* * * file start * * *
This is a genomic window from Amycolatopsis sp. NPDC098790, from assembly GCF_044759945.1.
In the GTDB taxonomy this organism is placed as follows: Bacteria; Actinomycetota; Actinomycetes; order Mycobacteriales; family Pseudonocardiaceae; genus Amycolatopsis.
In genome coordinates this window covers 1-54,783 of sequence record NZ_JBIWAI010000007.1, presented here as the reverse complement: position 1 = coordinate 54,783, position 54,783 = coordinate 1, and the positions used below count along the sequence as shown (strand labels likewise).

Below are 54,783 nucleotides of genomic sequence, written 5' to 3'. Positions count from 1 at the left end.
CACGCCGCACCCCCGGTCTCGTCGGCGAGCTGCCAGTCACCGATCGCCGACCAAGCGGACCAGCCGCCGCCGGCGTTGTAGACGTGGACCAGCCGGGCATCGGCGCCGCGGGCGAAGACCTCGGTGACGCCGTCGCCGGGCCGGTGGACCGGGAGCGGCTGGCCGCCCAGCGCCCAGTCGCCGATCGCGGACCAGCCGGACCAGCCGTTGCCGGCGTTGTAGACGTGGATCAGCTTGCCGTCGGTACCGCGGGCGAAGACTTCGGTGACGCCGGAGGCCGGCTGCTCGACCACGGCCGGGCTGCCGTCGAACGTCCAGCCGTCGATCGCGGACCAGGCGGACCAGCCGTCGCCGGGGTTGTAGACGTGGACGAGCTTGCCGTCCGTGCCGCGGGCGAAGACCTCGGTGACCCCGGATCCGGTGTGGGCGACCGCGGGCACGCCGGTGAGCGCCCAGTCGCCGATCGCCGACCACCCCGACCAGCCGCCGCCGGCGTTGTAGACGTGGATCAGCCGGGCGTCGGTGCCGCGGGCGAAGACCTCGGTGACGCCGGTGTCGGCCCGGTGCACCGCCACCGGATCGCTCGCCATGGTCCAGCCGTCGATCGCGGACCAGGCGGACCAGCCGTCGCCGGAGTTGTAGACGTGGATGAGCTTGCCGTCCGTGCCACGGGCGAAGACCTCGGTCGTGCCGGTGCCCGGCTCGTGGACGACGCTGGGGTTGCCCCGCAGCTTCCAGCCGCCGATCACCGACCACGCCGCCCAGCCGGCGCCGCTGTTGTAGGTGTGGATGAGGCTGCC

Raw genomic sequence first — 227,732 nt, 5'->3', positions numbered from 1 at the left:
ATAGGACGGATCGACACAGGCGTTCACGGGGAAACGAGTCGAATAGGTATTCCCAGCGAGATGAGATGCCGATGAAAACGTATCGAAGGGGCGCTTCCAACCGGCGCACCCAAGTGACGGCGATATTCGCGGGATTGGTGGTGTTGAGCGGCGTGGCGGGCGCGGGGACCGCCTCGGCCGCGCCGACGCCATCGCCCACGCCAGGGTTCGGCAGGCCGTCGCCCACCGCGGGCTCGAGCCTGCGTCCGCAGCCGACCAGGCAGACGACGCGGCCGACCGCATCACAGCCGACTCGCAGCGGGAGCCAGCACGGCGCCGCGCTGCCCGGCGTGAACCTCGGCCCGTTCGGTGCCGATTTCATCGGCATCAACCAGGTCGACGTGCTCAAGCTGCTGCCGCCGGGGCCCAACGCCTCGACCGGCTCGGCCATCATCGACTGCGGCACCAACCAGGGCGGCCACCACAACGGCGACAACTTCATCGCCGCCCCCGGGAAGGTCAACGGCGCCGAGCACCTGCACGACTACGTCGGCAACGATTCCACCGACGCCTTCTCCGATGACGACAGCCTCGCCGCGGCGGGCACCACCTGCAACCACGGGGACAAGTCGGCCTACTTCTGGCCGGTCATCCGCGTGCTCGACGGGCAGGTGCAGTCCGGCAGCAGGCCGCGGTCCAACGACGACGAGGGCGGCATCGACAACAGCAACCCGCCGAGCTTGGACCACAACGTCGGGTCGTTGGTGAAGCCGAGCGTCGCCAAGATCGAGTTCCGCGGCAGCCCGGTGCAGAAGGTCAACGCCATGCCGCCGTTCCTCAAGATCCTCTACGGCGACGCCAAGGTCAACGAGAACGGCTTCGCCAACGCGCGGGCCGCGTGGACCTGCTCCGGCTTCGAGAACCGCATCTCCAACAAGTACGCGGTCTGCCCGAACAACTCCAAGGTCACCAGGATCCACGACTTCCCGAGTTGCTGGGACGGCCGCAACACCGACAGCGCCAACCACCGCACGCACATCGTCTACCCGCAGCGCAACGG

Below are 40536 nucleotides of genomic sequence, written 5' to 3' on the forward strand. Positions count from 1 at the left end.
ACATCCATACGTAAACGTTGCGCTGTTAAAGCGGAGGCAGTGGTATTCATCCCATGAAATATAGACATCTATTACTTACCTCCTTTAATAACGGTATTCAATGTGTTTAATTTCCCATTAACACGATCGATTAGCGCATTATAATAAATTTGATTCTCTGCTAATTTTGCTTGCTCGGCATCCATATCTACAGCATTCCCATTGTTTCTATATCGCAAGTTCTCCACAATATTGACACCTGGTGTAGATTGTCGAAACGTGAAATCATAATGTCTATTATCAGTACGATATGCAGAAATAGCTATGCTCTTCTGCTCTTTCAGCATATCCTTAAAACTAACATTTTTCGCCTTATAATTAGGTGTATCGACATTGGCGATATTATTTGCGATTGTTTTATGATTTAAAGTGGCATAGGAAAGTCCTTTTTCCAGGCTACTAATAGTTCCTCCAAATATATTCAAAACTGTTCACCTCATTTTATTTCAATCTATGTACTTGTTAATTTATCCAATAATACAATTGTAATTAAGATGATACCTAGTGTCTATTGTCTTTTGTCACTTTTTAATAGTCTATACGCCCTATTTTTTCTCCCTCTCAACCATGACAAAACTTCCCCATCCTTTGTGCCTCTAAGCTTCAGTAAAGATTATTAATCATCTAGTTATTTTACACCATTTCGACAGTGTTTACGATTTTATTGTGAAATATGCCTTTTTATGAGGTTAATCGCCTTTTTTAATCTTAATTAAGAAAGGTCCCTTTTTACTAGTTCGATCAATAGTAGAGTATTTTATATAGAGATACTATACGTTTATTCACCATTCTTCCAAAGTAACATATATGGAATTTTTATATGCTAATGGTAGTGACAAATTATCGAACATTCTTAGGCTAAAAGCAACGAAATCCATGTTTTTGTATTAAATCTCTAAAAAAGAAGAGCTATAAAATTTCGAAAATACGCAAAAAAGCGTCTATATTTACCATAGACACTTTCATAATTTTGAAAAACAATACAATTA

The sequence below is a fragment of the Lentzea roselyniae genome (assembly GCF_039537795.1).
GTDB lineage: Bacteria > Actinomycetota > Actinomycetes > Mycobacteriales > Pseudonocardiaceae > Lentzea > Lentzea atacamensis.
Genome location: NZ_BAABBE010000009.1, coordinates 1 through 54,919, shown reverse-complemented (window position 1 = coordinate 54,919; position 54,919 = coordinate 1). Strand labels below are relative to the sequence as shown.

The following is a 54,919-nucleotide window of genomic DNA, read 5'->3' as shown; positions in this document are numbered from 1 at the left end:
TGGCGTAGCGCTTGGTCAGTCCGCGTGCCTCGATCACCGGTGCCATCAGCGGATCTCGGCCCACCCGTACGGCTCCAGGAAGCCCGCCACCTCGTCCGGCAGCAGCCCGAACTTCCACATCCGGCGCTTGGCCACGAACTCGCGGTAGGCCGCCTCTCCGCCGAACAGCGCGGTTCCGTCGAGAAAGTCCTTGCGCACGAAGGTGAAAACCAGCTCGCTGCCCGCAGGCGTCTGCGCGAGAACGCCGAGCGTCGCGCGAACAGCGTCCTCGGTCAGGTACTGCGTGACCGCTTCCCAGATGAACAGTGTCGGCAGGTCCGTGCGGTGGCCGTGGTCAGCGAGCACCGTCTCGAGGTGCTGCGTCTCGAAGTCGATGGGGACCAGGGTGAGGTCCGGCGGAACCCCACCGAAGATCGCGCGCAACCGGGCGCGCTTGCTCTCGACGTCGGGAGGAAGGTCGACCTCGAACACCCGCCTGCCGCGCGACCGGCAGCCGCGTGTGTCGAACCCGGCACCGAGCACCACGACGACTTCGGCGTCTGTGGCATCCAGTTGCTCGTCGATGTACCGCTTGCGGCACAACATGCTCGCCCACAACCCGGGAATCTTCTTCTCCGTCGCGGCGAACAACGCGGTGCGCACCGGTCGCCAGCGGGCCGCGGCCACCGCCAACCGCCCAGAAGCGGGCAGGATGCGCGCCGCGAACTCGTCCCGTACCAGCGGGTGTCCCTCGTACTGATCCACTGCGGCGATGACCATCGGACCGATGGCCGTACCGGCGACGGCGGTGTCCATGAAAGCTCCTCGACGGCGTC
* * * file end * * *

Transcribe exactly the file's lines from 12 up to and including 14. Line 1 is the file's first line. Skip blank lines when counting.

Genome location: NZ_BAABBE010000009.1, coordinates 1 through 54,919, shown reverse-complemented (window position 1 = coordinate 54,919; position 54,919 = coordinate 1). Strand labels below are relative to the sequence as shown.

The following is a 54,919-nucleotide window of genomic DNA, read 5'->3' as shown; positions in this document are numbered from 1 at the left end:
TGGCGTAGCGCTTGGTCAGTCCGCGTGCCTCGATCACCGGTGCCATCAGCGGATCTCGGCCCACCCGTACGGCTCCAGGAAGCCCGCCACCTCGTCCGGCAGCAGCCCGAACTTCCACATCCGGCGCTTGGCCACGAACTCGCGGTAGGCCGCCTCTCCGCCGAACAGCGCGGTTCCGTCGAGAAAGTCCTTGCGCACGAAGGTGAAAACCAGCTCGCTGCCCGCAGGCGTCTGCGCGAGAACGCCGAGCGTCGCGCGAACAGCGTCCTCGGTCAGGTACTGCGTGACCGCTTCCCAGATGAACAGTGTCGGCAGGTCCGTGCGGTGGCCGTGGTCAGCGAGCACCGTCTCGAGGTGCTGCGTCTCGAAGTCGATGGGGACCAGGGTGAGGTCCGGCGGAACCCCACCGAAGATCGCGCGCAACCGGGCGCGCTTGCTCTCGACGTCGGGAGGAAGGTCGACCTCGAACACCCGCCTGCCGCGCGACCGGCAGCCGCGTGTGTCGAACCCGGCACCGAGCACCACGACGACTTCGGCGTCTGTGGCATCCAGTTGCTCGTCGATGTACCGCTTGCGGCACAACATGCTCGCCCACAACCCGGGAATCTTCTTCTCCGTCGCGGCGAACAACGCGGTGCGCACCGGTCGCCAGCGGGCCGCGGCCACCGCCAACCGCCCAGAAGCGGGCAGGATGCGCGCCGCGAACTCGTCCCGTACCAGCGGGTGTCCCTCGTACTGATCCACTGCGGCGATGACCATCGGACCGATGGCCGTACCGGCGACGGCGGTGTCCATGAAAGCTCCTCGACGGCGTC